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Thread: KLD/others have you treated this kind of wound? (abscess)

  1. #1

    KLD/others have you treated this kind of wound? (abscess)

    I was diagnosed with a perirectal abscess, which was drained 2 days ago by a colo-rectal specialist. The wound was left open to encourage complete drainage and to allow it to heal ‘from the inside out’. I was given standard wound care instructions: 2x per day pack the wound loosely but completely with quarter-inch gauze, cover opening, which is approximately three quarters of an inch across, with a 4x4 gauze pad. Healing will take ‘a couple of weeks’.

    I have been off the area completely since being drained. The abscess was large and the wound takes 12 inches of quarter-inch gauze to pack. The opening is midway between the anus and I.T. pressure point.

    What special care should I give this wound? Can I do some limited sitting on a ROHO? Anything I should watch for? What can I do to quicken healing? When should I consult a wound care specialist?

  2. #2
    I'm sorry to say I have experience with something quite similar. I took many many baths but you may not be able to. Also many stool softeners, much water. I didn't want to sit actually. It felt like I sat on a coffee grinder.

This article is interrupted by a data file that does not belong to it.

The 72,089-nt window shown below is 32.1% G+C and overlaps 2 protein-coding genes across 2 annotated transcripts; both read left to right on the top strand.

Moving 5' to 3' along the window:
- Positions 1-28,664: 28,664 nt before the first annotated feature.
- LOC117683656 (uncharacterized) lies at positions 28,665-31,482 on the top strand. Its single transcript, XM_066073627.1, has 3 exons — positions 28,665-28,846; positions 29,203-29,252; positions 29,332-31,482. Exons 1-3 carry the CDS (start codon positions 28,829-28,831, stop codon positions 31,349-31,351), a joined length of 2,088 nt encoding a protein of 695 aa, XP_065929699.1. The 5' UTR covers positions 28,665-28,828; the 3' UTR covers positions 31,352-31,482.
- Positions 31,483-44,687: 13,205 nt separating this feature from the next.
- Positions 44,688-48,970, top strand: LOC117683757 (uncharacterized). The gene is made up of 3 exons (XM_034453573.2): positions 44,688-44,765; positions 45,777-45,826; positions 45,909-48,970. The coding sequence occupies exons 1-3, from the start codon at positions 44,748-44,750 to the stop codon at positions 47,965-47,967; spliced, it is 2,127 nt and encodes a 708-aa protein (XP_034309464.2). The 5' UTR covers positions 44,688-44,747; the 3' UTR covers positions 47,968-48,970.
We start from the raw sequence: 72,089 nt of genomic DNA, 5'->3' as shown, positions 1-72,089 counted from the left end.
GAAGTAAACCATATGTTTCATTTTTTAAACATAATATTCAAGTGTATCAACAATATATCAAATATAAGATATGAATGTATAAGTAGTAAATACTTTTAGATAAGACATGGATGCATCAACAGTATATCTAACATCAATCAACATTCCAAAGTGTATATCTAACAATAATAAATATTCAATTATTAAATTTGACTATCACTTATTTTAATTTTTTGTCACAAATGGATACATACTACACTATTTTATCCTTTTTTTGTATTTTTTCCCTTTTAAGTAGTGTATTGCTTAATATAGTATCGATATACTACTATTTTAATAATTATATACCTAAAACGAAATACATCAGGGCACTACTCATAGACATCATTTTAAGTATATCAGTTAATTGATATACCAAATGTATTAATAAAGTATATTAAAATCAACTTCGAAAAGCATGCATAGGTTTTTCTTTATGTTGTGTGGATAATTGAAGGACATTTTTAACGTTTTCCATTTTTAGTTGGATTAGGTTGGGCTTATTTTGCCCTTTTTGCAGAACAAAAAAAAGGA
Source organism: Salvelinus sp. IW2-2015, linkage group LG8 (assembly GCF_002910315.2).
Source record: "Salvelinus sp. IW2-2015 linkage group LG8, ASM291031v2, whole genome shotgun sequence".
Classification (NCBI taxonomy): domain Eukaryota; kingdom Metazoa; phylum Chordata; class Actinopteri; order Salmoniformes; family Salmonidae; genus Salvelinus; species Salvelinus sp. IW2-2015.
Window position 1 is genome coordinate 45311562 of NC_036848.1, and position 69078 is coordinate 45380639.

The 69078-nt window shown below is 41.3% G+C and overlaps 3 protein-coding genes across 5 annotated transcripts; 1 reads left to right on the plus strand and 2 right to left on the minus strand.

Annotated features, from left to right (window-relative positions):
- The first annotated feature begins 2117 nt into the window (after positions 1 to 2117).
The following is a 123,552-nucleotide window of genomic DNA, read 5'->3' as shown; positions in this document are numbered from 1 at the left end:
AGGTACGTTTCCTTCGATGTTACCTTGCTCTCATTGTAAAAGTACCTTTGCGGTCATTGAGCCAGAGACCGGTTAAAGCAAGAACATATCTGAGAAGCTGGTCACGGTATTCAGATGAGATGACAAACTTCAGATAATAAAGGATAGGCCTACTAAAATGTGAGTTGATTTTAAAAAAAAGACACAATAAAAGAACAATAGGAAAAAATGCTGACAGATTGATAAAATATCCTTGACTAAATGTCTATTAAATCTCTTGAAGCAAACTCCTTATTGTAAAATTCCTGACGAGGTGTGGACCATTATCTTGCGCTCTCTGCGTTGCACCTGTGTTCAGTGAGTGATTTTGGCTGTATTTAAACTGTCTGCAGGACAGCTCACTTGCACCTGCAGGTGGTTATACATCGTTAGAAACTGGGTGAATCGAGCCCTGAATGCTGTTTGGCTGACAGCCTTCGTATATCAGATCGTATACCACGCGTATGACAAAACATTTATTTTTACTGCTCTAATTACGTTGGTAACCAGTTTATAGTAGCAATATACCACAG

3. #3
    Moderator Obieone's Avatar
    Join Date
    Aug 2001
    Quadfather .... Bill has had numerous pressure sores as well as other surgical wounds and the two most important things we/he has learned is : 1. you need to get busy with a wound care specialist not now but right now .. each wound is unique just like sci and they will help you more than any doc 2. that there is never any amount of time ( sorry) you can put pressure on these wounds until they are healed .. and then you must do it slowly in short increments of time as instructed by your wound care team ...


  4. #4
    I agree. I recommend no sitting at this time unless you can guarentee there will be no pressure on this are-highly unlikely. Position yourself off the area while lying. Keep the area clean and dry. watch for change in drainage esp odorous pus-looking drainage, redness or swelling around the site, fever or increased pain (if you are sensate in that area).

    Avoid constipation or straining with your bowel care. Good handwashing before andd after touching the area. Make sure someone is looking at the area twice daily. Eat nutritiously and include protein. A wound care specialist is a good idea. These measures will help it heal.


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